This is the name given to the soaked bread which is mixed with the French forcemeats, and which renders them so peculiarly delicate. Pour on the crumb of two or three rolls, or on that of any other very light bread, as much good boiling broth, milk, or cream, as will cover and moisten it well; put a plate over to keep in the steam, and let it remain for half an hour, or more; then drain off the superfluous liquid, and squeeze the panada dry by wringing it in a thin cloth into a ball; put it into a small stewpan or enamelled saucepan, and pour to it as much only of rich white sauce or of gravy as it can easily absorb, and stir it constantly with a wooden spoon over a clear and gentle fire, until it forms a very dry paste and adheres in a mass to the spoon; when it is in this state, mix with it thoroughly the unbeaten yolks of two fresh eggs, which will give it firmness, and set it aside to become quite cold before it is put into the mortar. The best French cooks give the highest degree of savour that they can to this panada, and add no other seasoning to the forcemeats of which it forms a part: it is used in an equal proportion with the meat, and with the calf’s udder or butter of which they are composed, as we have shown in the preceding receipt for quenelles. They stew slowly for the purpose, a small bit of lean ham, two or three minced eschalots, a bayleaf, a few mushrooms, a little parsley, a clove or two, and a small blade of mace in a little good butter, and when they are sufficiently browned, pour to them as much broth or gravy as will be needed for the panada; and when this has simmered from twenty to thirty minutes, so as to have acquired the proper flavour without being much reduced, they strain it over, and boil it into the bread. The common course of cookery in an English kitchen does not often require the practice of the greater niceties and refinements of the art: and trouble (of which the French appear to be perfectly regardless when the excellence of their preparations is concerned) is there in general so much thought of, and exclaimed against, that a more summary process would probably meet with a better chance of success.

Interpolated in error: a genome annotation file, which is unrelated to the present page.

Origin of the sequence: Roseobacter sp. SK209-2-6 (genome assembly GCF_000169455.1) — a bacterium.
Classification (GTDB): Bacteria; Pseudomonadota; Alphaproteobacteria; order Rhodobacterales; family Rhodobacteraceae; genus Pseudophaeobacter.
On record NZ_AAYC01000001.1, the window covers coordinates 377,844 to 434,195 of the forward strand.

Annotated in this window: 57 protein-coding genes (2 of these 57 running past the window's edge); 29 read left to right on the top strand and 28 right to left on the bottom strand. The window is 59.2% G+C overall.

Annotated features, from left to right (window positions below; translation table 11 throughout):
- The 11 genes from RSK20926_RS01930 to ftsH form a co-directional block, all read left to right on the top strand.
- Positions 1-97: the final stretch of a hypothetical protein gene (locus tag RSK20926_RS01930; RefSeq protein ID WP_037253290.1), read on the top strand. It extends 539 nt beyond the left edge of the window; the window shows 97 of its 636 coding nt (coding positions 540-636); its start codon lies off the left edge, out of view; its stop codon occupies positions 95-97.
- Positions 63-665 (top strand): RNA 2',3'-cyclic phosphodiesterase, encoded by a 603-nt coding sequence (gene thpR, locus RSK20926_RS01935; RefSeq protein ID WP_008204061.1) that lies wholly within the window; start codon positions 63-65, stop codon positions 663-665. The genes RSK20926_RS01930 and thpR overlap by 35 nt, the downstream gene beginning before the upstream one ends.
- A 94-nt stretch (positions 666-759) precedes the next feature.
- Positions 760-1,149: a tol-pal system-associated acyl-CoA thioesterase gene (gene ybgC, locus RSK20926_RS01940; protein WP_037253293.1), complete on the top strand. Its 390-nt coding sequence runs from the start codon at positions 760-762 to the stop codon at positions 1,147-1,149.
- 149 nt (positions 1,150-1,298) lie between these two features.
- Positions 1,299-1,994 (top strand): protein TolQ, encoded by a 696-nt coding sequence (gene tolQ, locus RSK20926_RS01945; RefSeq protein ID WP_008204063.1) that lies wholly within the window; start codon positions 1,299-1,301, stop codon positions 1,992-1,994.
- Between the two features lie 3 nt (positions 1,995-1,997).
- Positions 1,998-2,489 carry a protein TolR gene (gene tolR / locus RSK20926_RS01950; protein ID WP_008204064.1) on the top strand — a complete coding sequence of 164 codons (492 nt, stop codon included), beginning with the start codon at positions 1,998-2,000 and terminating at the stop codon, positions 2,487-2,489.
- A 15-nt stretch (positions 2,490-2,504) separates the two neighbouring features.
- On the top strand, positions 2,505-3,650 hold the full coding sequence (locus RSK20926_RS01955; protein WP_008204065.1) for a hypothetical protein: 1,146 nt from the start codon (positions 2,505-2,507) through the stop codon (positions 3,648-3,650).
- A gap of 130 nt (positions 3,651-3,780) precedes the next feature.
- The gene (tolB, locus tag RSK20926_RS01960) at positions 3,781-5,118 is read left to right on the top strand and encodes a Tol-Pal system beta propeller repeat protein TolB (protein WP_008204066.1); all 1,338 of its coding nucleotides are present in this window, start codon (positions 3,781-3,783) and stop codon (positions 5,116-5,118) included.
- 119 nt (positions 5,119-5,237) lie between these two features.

A quicker and rougher mode of making the panada, and indeed the forcemeat altogether, is to pour strong veal broth or gravy upon it, and after it has soaked, to boil it dry, without any addition except that of a little fine spice, lemon-grate, or any other favourite English seasoning. Minced herbs, salt, cayenne, and mace, may be beaten with the meat, to which a small portion of well-pounded ham may likewise be added at pleasure.